Real went into circulation 20 years ago, leaving behind a triple-digit inflation and the consequent bartering currency. With the stabilization of the economy, achieved through a set of changes that named the Plano Real, Brazilians experienced for a little while the feeling of seeing their money worth more.
“It was a lot of inflation, and there were many zeros. There would be no cash register he could register as many decimal places as Real had not been created, “said David Simon Silber, professor of economics at the University of São Paulo (USP). Before the real prices soared from one day to another and the average change amounted to 100% in a month.
Despite the work that he gave to the Brazilian get used to the new currency – many calculators used to transform the former currency (real cruise) and have a real reference value as the product – the plan bequeathed the possibility of planning spending.
“Brazilians learned the true value of money. Knew how effectively won and the real value of assets that could acquire. I could understand the interest in Brazil and the need to have clear goals to combat inflation. The increased purchasing power, determined by the stability of the economy. And the most important is that during the years of stability, all Brazilians began to plan for the future, prepare a financial plan over the long term, “says Fabiano Guasti Lima, researcher at the Assaf Institute.
Hyperinflation was abolished in 1990, but prices continued to increase over the years, and R$1 — which bought ten rolls of bread before or even a pound of chicken — can buy not more than a handful of candies and chewing gum.
It is hard to find products for R$ 1. At the groceries, you can buy very little: few oranges, onions and an apple. In the bakery, one can get three loaves, with the pound nearing R$ 8. Among industrialized product, nothing very healthy is within this price range, other than powdered juices, gelatins and sodas. Hunting high and low, one can find chocolate biscuits on promotion, 300 ml water bottles or a can of peas.
Considering the cumulative inflation from July 1994 until May of this year, 359.89% of the Consumer Price Index (IPCA), the purchasing power of the Brazilian currency fell nearly 80%. Thus, U.S. $ 1 20 years ago is now worth U.S. $ 0.21 and R $ 10 of that season was reduced to R $ 2.13. Compared the amount of $ 100 in 1994 and this year, the difference amounts to R $ 78.70 according to Mathematician José Dutra de Oliveira Sobrinho.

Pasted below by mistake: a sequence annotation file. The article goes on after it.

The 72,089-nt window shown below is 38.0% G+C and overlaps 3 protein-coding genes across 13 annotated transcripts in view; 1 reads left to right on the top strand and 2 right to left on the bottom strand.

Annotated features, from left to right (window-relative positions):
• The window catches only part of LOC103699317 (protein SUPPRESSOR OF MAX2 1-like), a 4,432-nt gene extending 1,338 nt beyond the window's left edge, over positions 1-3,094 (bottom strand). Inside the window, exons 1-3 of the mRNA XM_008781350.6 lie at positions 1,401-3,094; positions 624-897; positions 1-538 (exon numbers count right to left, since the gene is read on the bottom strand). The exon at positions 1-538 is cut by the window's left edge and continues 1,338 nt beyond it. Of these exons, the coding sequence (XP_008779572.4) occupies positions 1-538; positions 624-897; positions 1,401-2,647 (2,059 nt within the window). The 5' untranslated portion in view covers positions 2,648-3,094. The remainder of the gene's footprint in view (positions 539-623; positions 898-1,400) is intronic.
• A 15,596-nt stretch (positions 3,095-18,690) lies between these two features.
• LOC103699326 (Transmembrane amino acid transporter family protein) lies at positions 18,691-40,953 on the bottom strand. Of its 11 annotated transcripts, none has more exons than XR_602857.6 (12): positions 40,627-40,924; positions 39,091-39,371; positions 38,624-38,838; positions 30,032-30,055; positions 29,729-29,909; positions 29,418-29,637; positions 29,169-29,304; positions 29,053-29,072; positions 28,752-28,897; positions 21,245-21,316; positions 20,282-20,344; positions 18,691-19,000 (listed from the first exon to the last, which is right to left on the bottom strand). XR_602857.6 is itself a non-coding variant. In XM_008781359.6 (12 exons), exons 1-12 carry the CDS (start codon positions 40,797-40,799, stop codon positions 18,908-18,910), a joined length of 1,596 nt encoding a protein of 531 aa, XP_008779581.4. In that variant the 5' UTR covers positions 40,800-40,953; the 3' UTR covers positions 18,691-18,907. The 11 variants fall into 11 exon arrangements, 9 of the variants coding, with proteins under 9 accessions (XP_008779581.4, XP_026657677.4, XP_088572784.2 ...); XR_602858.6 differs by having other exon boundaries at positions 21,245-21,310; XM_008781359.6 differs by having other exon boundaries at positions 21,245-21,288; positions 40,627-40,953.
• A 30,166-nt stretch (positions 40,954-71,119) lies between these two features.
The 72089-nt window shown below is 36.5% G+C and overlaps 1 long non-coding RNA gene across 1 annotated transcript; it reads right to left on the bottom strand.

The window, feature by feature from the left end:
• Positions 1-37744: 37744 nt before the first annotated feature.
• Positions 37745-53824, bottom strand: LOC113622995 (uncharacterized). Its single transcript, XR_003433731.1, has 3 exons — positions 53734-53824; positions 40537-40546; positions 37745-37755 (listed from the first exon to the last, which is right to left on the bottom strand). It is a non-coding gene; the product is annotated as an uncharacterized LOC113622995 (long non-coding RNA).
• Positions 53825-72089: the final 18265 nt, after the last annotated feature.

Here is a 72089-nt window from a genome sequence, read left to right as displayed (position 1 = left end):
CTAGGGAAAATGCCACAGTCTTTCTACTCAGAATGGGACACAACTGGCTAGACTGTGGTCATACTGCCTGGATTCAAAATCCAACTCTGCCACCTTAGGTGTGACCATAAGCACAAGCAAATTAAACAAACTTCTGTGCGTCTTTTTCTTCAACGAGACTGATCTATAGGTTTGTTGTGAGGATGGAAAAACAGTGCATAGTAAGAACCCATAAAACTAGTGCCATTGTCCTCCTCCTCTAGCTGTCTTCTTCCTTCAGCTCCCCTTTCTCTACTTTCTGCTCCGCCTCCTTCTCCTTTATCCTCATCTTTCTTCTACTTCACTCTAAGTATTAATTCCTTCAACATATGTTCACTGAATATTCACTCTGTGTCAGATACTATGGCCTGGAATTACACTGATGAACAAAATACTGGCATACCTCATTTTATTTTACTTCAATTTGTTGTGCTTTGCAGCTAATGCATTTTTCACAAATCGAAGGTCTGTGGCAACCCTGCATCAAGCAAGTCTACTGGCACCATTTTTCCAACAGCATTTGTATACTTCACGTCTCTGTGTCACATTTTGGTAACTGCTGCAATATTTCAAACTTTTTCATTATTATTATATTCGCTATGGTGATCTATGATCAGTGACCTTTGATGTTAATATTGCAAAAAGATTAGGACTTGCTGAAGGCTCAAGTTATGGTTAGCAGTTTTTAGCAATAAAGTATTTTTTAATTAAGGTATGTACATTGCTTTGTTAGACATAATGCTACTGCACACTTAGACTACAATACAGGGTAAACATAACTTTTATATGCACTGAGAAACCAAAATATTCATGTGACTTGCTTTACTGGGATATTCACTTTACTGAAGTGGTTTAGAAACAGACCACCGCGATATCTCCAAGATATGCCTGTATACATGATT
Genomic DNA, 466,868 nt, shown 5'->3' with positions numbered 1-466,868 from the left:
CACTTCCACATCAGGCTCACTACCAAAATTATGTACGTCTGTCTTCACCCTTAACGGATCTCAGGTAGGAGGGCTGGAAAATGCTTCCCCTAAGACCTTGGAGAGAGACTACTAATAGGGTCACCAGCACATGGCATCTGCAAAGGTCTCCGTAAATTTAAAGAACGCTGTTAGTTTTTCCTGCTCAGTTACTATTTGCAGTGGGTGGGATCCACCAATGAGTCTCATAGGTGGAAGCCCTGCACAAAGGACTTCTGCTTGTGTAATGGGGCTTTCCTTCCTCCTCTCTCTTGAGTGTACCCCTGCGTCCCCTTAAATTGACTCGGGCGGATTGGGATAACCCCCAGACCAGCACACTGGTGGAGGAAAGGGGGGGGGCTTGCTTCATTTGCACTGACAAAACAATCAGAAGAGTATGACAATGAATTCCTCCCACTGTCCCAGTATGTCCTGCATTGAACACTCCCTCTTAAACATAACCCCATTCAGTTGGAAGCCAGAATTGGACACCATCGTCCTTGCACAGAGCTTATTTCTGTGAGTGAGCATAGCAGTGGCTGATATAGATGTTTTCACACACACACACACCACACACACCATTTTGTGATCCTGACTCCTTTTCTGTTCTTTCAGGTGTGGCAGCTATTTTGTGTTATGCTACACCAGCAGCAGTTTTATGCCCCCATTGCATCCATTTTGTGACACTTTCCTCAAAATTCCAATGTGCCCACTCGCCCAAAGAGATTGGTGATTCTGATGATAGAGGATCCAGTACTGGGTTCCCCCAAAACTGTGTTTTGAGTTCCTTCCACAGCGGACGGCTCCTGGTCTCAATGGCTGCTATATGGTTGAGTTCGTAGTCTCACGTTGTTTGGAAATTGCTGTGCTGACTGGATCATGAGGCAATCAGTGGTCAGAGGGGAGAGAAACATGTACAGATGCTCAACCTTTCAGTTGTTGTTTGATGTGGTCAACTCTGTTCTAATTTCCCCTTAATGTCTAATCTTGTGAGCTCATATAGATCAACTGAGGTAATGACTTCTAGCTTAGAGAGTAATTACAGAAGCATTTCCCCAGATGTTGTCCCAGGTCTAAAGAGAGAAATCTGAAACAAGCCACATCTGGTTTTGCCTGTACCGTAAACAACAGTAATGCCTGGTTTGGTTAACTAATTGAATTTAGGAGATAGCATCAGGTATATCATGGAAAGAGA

How is inflation today
According to Silber, a professor at USP, the country now lives with an inflation that can not be considered low, even though is much lower than high numbers of the early 90s.
“The literature considers high [inflation] when it is higher 10% a year. Low is it when it is lower than 3%. Brazil is halfway [approximately 6%]. Today, inflation in this country is the wage squeeze [when the salary increases do not keep pace with inflation]. If you take the prices that the government controls, such as buses, petrol and energy, inflation would be uncomfortable. And people of lower income is what most feel, can no longer buy meat every day, “he says.
Above average prices
Some expenditure rose even faster than inflation since the beginning of the Real Plan and concern those that are familiar with stability. “Brazilians are much more sensitive to an increase in the inflation rate. Without the adoption of the Real Plan, she certainly still quite uncontrolled, the levels observed prior to the plan or even worse, “said Alessandra Ribeiro, the Trends Consulting.
The basket sold in São Paulo, for example, was 443.82% more expensive, while the accumulated inflation was 359.89%. The basket price was R $ 67.40 in July 1994 and increased to R $ 366.54 in May this year, according to data from the Department of Statistics and Socioeconomic Studies (Dieese).
“The current fear of inflation is due to the loss of purchasing power we feel in our pocket. Buy fewer things we bought at the beginning of the Real Plan. Without it [plan], which laid the foundation of economic stability, the situation would be critical. We would have very high inflation, high unemployment and lackluster growth of GDP [Gross Domestic Product]. Argentina today is a reflection of this scenario, “says researcher Assaf Institute. ‘s the minimum wage over the years has also made ??the Brazilian feel like inflation has eroded their purchasing power, which had been taken back in 1994. De R $ 64.79, the floor went for R$ 724. Without taking inflation, the increase in value is encouraging, but when the rate is considered, the growth is much lower, 146%, as shown by the study Assaf Institute .
Inflation took a toll on earnings of those who had financial investments. The profitability of savings accounts — for example — was 1182.18% from July 1994 until March this year. With inflation, actual gains drop to 182.01%.
In the case of CBD (Certificate of Deposit), the cumulative return was even higher, 2059.19%. However, discounting inflation, gains drop to 374.9%.
Among all applications examined by the study of Assaf Institute, which recorded the highest profitability was the CDI (Interbank Deposit Certificate) of 3175.14%, but the real growth was only 620.35%. The Stock Exchange (Bovespa) ranks third with an actual nominal return of 1284.25% and 204.46%. “CDI had the highest return for being more stable over time. Paid more homogeneous rates for the period, which went through several crises and instabilities. The stock has suffered, not for herself, but for the various crises that have plagued the world and we just here feeling reflections “, Guasti, researcher at the institute said.